While this move is commendable as a way of trying to address the quality of magistrates coming into the system, it does not address the issue of quality of the magistrates already in the system.

Since concerns with regard to the old system were raised by the Chief Justice, perhaps the magistrates who are already in the system should also be undergoing training to try and get them up to an acceptable standard.

However, the issue of confidence in the magistracy still remains. If the transformation of the magistracy is to be taken seriously, it has to be ground up. This means the transformation has to begin at appointment processes where there should be transparency.

It was reported that in the recent magistrate recruitment process, out of 700 applicants, the JSC shortlisted 100 and eventually appointed 60 magistrates. The advertisement for the magistrates’ posts required that applicants should have a “good law degree from a recognised university and “be a fit and proper person for appointment to judicial office”.

After this advert, we must question the procedures and guidelines that follow as in the past they have resulted in the appointment of somewhat disappointing judicial officers. What made the appointed 60 better candidates in a pool of 700? Was the process fair and unbiased? Were the best candidates really selected? These are all questions that come to mind, particularly in light of the lack of confidence in the judiciary that already exists.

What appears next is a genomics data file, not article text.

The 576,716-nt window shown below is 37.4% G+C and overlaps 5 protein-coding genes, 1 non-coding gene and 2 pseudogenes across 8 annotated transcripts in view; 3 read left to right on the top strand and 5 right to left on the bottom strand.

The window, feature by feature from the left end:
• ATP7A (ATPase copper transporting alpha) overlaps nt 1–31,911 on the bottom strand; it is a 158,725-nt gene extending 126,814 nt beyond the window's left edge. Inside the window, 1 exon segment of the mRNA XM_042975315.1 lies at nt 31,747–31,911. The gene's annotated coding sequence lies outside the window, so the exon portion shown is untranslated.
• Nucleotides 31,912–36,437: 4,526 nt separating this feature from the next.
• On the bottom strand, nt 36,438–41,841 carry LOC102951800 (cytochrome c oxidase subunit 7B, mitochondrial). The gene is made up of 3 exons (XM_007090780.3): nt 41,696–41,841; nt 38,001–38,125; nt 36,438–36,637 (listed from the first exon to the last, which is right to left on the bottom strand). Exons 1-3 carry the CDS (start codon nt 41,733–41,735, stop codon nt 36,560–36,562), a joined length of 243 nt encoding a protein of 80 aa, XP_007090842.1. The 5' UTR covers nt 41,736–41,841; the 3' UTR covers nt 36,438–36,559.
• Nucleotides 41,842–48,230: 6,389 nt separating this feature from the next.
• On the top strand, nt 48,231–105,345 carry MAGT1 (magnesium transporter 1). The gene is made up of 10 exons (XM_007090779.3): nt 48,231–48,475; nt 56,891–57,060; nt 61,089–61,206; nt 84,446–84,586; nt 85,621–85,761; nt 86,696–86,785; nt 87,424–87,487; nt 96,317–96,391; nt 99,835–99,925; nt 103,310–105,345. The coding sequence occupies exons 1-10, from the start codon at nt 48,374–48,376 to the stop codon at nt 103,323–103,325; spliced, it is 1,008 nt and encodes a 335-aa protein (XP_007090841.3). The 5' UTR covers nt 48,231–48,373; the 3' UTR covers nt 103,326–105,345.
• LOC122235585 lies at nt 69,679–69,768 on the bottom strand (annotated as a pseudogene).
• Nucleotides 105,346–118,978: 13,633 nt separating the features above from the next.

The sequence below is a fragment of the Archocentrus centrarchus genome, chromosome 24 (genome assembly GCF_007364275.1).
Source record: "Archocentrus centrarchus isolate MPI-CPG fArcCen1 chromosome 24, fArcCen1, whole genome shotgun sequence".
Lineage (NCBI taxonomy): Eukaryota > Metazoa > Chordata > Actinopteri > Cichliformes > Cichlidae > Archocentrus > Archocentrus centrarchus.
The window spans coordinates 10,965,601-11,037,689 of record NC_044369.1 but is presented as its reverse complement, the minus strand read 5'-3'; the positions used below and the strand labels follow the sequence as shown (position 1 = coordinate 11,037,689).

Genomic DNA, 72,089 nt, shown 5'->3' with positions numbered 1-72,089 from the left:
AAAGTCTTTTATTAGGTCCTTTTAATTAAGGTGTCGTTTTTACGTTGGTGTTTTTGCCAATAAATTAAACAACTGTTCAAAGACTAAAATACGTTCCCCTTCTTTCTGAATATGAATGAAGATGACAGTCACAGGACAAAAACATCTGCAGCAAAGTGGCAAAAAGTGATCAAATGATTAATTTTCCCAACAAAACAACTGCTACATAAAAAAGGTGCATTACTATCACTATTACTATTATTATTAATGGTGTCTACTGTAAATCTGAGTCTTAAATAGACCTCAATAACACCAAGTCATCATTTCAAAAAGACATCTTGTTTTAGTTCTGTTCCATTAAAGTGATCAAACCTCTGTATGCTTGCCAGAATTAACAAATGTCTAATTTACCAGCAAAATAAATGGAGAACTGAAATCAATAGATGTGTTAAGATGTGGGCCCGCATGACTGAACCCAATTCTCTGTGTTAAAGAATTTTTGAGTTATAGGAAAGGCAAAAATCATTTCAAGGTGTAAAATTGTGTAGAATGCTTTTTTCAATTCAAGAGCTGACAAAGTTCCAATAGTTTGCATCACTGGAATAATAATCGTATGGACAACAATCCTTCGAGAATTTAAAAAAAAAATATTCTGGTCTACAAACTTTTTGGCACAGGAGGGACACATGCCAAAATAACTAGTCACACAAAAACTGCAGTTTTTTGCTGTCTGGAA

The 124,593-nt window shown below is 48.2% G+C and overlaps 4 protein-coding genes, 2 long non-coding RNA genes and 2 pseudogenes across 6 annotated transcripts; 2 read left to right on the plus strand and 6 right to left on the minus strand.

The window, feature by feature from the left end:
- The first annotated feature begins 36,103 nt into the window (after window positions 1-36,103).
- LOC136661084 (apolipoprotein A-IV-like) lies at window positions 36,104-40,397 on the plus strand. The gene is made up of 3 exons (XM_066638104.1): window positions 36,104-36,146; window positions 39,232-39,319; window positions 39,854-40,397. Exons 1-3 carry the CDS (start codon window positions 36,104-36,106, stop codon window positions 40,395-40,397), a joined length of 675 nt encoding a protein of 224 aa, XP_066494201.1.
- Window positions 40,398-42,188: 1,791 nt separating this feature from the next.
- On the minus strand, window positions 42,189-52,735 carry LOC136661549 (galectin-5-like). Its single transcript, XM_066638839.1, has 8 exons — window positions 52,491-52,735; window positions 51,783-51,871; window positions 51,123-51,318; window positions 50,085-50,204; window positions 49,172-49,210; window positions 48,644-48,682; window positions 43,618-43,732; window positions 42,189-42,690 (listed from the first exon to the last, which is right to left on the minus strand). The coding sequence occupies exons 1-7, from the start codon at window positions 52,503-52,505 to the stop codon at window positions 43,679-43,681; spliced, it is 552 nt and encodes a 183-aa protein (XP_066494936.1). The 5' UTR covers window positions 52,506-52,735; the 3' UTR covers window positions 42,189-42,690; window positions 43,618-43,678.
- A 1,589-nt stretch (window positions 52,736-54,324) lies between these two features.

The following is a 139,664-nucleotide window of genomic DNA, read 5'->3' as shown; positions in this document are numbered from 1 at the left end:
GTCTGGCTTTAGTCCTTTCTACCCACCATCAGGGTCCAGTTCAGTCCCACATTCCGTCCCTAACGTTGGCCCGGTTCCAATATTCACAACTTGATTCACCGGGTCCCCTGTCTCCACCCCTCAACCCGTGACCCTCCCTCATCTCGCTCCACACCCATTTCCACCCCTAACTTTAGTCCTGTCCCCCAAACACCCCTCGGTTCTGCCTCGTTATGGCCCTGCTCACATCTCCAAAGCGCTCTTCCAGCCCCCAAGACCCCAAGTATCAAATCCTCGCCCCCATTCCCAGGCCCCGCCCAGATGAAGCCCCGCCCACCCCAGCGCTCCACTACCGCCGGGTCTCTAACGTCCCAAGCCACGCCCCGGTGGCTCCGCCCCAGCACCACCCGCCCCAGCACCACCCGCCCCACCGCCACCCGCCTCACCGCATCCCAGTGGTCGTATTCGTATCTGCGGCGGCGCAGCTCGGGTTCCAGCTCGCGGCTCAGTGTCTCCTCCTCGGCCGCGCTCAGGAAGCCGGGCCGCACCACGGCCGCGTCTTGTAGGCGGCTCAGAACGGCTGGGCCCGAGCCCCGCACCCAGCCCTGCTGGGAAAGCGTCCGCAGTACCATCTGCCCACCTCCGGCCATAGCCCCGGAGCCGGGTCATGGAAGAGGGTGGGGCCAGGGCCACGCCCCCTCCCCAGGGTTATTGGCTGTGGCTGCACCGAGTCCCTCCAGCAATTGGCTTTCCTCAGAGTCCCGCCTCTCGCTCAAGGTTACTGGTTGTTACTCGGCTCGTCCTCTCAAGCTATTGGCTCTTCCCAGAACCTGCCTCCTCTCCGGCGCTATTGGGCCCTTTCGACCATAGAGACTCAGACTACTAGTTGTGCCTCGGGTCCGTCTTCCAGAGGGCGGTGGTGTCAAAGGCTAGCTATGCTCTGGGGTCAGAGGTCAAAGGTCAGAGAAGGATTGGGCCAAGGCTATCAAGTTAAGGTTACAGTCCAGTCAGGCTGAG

Perhaps it is time the JSC adopted a transparent process which includes public guidelines on how magistrates’ appointments are made. While it can be argued that the country has resource constraints and cannot afford transparency due to the high numbers of magistrates that need to be placed as opposed to when they recruit for higher court judges, cost-cutting measures can be implemented. For example, instead of public interviews like those held for higher court judges, the JSC could maybe publish the curriculum vitae (CVs) of those candidates that are shortlisted or those appointed. This will go a long way in instilling public confidence that the best candidates were chosen. It also means there will be no room for bias, nepotism and corruption as the CVs will be available for public scrutiny.

In a constitutional democracy, a functioning, credible judiciary is essential and this judiciary also includes the magistrates at the lowest courts.
Magistrates do matter and because of that, Zimbabwe should perhaps begin to be transparent in their appointments and appoint the best possible candidates so as to gain public confidence.

Sandra Kayereka holds a Bachelor of Laws and a Masters in Law, with a specialisation in private law from the University of Cape Town. She writes in her personal capacity and can be contacted on sandrakayereka@gmail.com